Parliament enacted the Taxation (Annual Rates for 2022-23, Platform Economy, and Remedial Matters) Act 2023 (Tax Amendment Act) on 31 March 2023, establishing build-to-rent (BTR) as a specific and recognised asset class in the New Zealand real estate market.
What is BTR?
BTR assets are typically large residential developments that comprise a number of dwellings to be held long-term for rental investment rather than for sale on completion. The developments are professionally managed and usually owned by a single institutional investor. BTR assets offer tenants the security of long-term leases (generally with tenant favourable break rights) and often include additional shared amenities (eg, co-working facilities, gymnasiums, event venues).
The BTR sector is significant in many overseas jurisdictions and a number of developers and investors have increasingly been looking to invest in this space in New Zealand. There have however been a number of domestic policy settings, particularly from a tax perspective, which affect the feasibility of BTR developments. The Tax Amendment Act addresses one of these key policy issues but, as outlined below, a number of further important issues remain in the BTR context.
Having regard to the current housing crisis across the country, both with respect to supply and affordability, research undertaken by Property Council New Zealand indicates that New Zealand could deliver over 25,000 BTR homes in the next decade if the right policy settings are adopted.
The Tax Amendment Act provides that "build-to-rent land" is exempted from the interest limitation rules for residential properties under the Income Tax Act 2007 (ITA) in perpetuity. BTR has been added to the list of "exempted residential land" in Schedule 15 of the ITA. This exemption allows investors to deduct (from their taxable income) interest on loans relating to BTR assets for as long as that interest has a sufficient nexus with the income derived from those assets. The exemption is retrospective from the date the interest limitation rules took effect on 1 October 2021.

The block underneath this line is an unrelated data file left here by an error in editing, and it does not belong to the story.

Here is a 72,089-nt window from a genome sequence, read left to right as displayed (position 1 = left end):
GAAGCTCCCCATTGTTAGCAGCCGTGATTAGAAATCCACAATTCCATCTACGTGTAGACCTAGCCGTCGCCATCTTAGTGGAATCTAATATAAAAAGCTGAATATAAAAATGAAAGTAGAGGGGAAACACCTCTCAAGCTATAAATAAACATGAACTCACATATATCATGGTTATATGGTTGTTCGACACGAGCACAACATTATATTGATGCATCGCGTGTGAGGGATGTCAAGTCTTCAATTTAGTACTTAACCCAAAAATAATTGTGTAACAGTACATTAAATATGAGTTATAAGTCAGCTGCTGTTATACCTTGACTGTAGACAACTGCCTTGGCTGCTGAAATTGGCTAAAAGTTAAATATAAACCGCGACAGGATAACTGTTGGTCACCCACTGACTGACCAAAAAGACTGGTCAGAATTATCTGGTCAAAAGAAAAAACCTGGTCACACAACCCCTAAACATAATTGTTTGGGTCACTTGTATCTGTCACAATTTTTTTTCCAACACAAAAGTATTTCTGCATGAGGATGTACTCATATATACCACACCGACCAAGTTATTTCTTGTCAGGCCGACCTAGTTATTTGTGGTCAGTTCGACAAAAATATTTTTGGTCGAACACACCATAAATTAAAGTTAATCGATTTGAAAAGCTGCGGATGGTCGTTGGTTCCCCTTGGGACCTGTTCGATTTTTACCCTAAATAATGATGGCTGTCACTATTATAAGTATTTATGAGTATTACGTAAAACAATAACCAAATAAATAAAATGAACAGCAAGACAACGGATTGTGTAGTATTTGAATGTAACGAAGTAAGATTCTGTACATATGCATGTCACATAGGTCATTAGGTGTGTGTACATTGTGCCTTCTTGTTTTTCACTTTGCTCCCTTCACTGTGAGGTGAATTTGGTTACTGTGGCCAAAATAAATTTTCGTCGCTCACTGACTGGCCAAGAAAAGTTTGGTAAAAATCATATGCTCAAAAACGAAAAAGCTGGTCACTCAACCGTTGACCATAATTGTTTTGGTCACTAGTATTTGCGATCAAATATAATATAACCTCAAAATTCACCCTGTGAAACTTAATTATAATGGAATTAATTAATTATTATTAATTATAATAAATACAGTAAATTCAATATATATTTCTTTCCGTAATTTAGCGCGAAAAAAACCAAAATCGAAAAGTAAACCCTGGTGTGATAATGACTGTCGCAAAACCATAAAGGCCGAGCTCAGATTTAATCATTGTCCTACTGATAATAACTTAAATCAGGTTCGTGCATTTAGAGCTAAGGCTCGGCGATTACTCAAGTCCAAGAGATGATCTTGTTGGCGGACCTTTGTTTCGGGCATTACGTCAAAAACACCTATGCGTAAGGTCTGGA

To qualify as a BTR development under the ITA the development must:
comprise 20 or more dwellings to be used for residential tenancies under the Residential Tenancies Act 1986 (RTA) and:
in the case of dwellings completed before 1 July 2023, the landlord must offer any current tenants before 1 July 2023 a fixed-term tenancy of not less than 10 years, and must always offer future tenants such a tenancy;
in the case of dwellings completed after 1 July 2023, the landlord must always offer prospective tenants a fixed-term tenancy of not less than 10 years;
the tenancy agreement must expressly refer to the ability of the tenant to personalise the dwelling with the consent of the landlord in accordance with the RTA, and include examples of possible personalisations and the landlord’s position on the keeping of pets;
the tenancy agreement must provide that the tenant may terminate on 56 days’ notice; and
not include land that at any time after first meeting the above requirements, fails to meet the above requirements.
Te Tūāpapa Kura Kāinga - Ministry of Housing and Urban Development (MHUD) will be responsible for maintaining a register of "build-to-rent-land". Only land that is recorded on this register will be entitled to the exemption from the interest limitation rules. Taxpayers must apply to MHUD to have their land registered. The owners of existing BTR assets have until 1 July 2023 to apply to MHUD to qualify for the exemption.
While the position regarding interest deductibility is a positive step for BTR developments, the Tax Amendment Act does not address all of the current legal and economic barriers to BTR in New Zealand. The following legislative issues remain unresolved: